Read SA’s new lockdown rules – breaking them could mean a fine or jail time

The country’s beaches which remain open during the holiday season will only be open between 9am and 6pm, will be monitored for compliance with health protocols, and ‘loud music, live or otherwise, is prohibited’. Stock photo.
Image: 123RF/Chrisvanlennephoto

Amended lockdown regulations published on Tuesday make provision for people and businesses breaking the Covid-19 rules to be fined or spend up to six months in jail.

Co-operative governance & traditional affairs minister Nkosazana Dlamini-Zuma signed the amended regulations which are published in the Government Gazette.

The regulations provide more details on restrictions announced by President Cyril Ramaphosa in his address to the nation on Monday evening.

The regulations can be read in full here.

The regulations make provision for “a fine” or “imprisonment for a period not exceeding six months or to both such fine and imprisonment.”

While beaches in the Eastern Cape and Garden Route will be closed for the holiday season, and on certain busy days in KwaZulu-Natal, the regulations state the beaches which remain open can only do so between 9am and 6pm, will be monitored for compliance with health protocols, and “any loud music, whether live or otherwise, is prohibited”.

“Non-compliance with the prohibitions, conditions, days of opening of beaches and wearing of face masks and social distancing measures will result in the closure of those non-complying beaches throughout the festive season.”

Businesses – including supermarkets, shops, grocery stores, retail stores, wholesale produce markets and pharmacies – must determine their area of floor space in square metres and, based on that, determine the number of customers and employees who may be inside the premises at any time, with adequate space available.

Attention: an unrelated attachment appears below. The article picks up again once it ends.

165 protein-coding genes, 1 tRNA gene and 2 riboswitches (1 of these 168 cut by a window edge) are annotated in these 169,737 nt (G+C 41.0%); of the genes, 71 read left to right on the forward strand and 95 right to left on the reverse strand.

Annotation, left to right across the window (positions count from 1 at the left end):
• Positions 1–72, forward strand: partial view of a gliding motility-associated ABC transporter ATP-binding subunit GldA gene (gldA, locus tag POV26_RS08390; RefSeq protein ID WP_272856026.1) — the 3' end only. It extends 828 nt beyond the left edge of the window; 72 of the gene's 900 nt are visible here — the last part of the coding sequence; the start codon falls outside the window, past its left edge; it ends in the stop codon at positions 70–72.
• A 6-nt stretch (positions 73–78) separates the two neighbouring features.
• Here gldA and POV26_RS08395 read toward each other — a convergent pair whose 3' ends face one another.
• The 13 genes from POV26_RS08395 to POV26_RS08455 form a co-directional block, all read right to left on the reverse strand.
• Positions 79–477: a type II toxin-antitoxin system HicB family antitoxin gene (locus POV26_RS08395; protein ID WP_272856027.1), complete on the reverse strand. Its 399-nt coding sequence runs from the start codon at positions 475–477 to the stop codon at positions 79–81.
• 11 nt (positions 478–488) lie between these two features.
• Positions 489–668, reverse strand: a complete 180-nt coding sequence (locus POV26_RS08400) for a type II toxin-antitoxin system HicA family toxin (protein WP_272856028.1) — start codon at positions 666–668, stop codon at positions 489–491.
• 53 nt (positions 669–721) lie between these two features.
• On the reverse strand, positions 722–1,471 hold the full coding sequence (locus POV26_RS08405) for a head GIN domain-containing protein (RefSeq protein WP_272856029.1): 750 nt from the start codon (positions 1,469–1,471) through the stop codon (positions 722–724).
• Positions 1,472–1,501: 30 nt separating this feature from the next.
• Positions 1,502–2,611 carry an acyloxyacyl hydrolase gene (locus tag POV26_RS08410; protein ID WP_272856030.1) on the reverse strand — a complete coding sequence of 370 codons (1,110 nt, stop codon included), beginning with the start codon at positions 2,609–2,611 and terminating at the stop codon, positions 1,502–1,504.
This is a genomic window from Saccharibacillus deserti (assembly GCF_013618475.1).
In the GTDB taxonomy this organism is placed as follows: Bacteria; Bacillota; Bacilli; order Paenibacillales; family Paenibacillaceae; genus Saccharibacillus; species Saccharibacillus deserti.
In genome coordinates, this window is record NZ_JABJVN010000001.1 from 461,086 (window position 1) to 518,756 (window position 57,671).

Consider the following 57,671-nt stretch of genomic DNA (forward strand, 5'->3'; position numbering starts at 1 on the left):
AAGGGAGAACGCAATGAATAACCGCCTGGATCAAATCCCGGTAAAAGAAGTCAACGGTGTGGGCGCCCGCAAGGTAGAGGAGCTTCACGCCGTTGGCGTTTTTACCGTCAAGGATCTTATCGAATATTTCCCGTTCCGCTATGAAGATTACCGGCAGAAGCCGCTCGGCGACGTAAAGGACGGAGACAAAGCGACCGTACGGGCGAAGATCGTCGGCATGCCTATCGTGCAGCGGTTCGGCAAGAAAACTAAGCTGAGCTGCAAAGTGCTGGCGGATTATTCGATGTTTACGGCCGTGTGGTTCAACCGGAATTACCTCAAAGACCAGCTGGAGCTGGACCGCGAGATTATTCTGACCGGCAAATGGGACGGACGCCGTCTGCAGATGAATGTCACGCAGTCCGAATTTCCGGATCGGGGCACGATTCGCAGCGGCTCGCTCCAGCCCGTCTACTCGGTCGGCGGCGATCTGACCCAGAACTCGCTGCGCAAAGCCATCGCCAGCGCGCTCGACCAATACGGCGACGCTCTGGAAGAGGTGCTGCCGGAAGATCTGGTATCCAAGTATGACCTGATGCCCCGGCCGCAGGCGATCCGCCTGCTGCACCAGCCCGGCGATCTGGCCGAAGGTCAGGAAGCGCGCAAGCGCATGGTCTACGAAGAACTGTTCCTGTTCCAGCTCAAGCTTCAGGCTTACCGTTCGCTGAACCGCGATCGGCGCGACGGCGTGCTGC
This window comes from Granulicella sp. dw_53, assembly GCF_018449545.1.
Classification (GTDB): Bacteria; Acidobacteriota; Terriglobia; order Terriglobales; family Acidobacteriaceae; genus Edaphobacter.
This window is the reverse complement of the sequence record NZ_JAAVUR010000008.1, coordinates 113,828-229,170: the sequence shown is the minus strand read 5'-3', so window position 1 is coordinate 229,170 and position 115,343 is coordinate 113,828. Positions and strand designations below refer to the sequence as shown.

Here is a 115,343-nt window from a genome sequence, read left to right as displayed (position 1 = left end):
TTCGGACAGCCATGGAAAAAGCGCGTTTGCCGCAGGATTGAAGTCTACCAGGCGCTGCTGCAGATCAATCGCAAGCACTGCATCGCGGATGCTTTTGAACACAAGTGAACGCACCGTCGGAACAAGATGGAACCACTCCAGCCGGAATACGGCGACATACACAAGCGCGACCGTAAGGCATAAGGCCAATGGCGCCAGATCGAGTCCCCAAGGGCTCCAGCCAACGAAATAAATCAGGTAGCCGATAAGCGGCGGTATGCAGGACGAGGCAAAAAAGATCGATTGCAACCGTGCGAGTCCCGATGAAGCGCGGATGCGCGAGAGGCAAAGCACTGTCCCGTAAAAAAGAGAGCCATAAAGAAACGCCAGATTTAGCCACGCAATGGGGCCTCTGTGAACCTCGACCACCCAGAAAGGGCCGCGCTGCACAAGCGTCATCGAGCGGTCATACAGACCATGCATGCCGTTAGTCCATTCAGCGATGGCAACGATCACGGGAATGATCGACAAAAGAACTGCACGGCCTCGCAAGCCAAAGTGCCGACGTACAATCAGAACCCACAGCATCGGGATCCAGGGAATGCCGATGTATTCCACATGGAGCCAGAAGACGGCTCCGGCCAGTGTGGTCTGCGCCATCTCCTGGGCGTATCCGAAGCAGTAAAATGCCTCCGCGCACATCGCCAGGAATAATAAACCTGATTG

“Any business whose premises exceeds the maximum number of customers and employees commits an offence and is, on conviction, liable to a fine or to imprisonment for a period not exceeding six months or to both such fine and imprisonment.”

The wearing of face masks in public is mandatory except for “a person who undertakes vigorous exercise in a public place, provided the person maintains a distance of at least 1.5m from any other person”.

Indoor gatherings for concerts, live performances, political events, conferences, cinemas, theatres, casinos and at sports grounds are limited to 100 people or fewer in the case of an indoor gathering and 250 people outdoors.

If the venue is too small to hold 100 people observing a distance of at least 1.5m from each other, then not more than 50% of the capacity of the venue may be used.

Hotels, lodges, bed and breakfasts, timeshare facilities, resorts and guesthouses are also subjected to a restriction on the number of people allowed – not more than 50% of the available accommodation capacity.

District municipalities will have to alert residents if increasing Covid-19 infections could lead to the area being declared a hotspot. Areas with high infection rates within districts must be made known to the public.

While in-store alcohol sales have been restricted from Monday to Thursday, only “registered wineries and wine farms” may continue to offer wine tastings and sell liquor for off-site consumption from 10am to 6pm from Mondays to Saturdays.